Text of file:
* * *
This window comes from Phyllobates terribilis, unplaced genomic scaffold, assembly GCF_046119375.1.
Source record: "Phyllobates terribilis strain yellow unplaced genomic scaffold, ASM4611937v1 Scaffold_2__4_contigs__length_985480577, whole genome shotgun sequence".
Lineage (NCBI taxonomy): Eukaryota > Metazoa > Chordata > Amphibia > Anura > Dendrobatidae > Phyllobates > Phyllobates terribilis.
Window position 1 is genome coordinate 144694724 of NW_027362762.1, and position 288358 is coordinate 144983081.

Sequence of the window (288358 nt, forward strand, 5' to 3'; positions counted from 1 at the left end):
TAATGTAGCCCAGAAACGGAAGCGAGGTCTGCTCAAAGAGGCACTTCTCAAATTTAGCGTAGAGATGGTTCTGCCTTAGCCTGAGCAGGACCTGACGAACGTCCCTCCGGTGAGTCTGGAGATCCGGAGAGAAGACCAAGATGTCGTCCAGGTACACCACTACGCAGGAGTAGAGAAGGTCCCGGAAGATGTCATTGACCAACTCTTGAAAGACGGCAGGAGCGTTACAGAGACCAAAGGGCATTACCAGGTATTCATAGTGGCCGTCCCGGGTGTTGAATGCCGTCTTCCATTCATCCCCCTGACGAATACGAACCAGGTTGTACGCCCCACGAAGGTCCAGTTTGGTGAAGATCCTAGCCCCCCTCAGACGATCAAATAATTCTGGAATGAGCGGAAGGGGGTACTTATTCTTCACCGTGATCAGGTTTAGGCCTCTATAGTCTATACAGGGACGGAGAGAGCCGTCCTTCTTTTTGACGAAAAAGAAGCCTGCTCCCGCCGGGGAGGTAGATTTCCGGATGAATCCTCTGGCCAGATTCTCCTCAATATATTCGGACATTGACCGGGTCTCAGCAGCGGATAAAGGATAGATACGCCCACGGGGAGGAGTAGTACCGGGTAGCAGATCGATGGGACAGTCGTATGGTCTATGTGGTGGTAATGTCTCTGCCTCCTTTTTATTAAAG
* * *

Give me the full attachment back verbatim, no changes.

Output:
This window comes from Phyllobates terribilis, unplaced genomic scaffold, assembly GCF_046119375.1.
Source record: "Phyllobates terribilis strain yellow unplaced genomic scaffold, ASM4611937v1 Scaffold_2__4_contigs__length_985480577, whole genome shotgun sequence".
Lineage (NCBI taxonomy): Eukaryota > Metazoa > Chordata > Amphibia > Anura > Dendrobatidae > Phyllobates > Phyllobates terribilis.
Window position 1 is genome coordinate 144694724 of NW_027362762.1, and position 288358 is coordinate 144983081.

Sequence of the window (288358 nt, forward strand, 5' to 3'; positions counted from 1 at the left end):
TAATGTAGCCCAGAAACGGAAGCGAGGTCTGCTCAAAGAGGCACTTCTCAAATTTAGCGTAGAGATGGTTCTGCCTTAGCCTGAGCAGGACCTGACGAACGTCCCTCCGGTGAGTCTGGAGATCCGGAGAGAAGACCAAGATGTCGTCCAGGTACACCACTACGCAGGAGTAGAGAAGGTCCCGGAAGATGTCATTGACCAACTCTTGAAAGACGGCAGGAGCGTTACAGAGACCAAAGGGCATTACCAGGTATTCATAGTGGCCGTCCCGGGTGTTGAATGCCGTCTTCCATTCATCCCCCTGACGAATACGAACCAGGTTGTACGCCCCACGAAGGTCCAGTTTGGTGAAGATCCTAGCCCCCCTCAGACGATCAAATAATTCTGGAATGAGCGGAAGGGGGTACTTATTCTTCACCGTGATCAGGTTTAGGCCTCTATAGTCTATACAGGGACGGAGAGAGCCGTCCTTCTTTTTGACGAAAAAGAAGCCTGCTCCCGCCGGGGAGGTAGATTTCCGGATGAATCCTCTGGCCAGATTCTCCTCAATATATTCGGACATTGACCGGGTCTCAGCAGCGGATAAAGGATAGATACGCCCACGGGGAGGAGTAGTACCGGGTAGCAGATCGATGGGACAGTCGTATGGTCTATGTGGTGGTAATGTCTCTGCCTCCTTTTTATTAAAG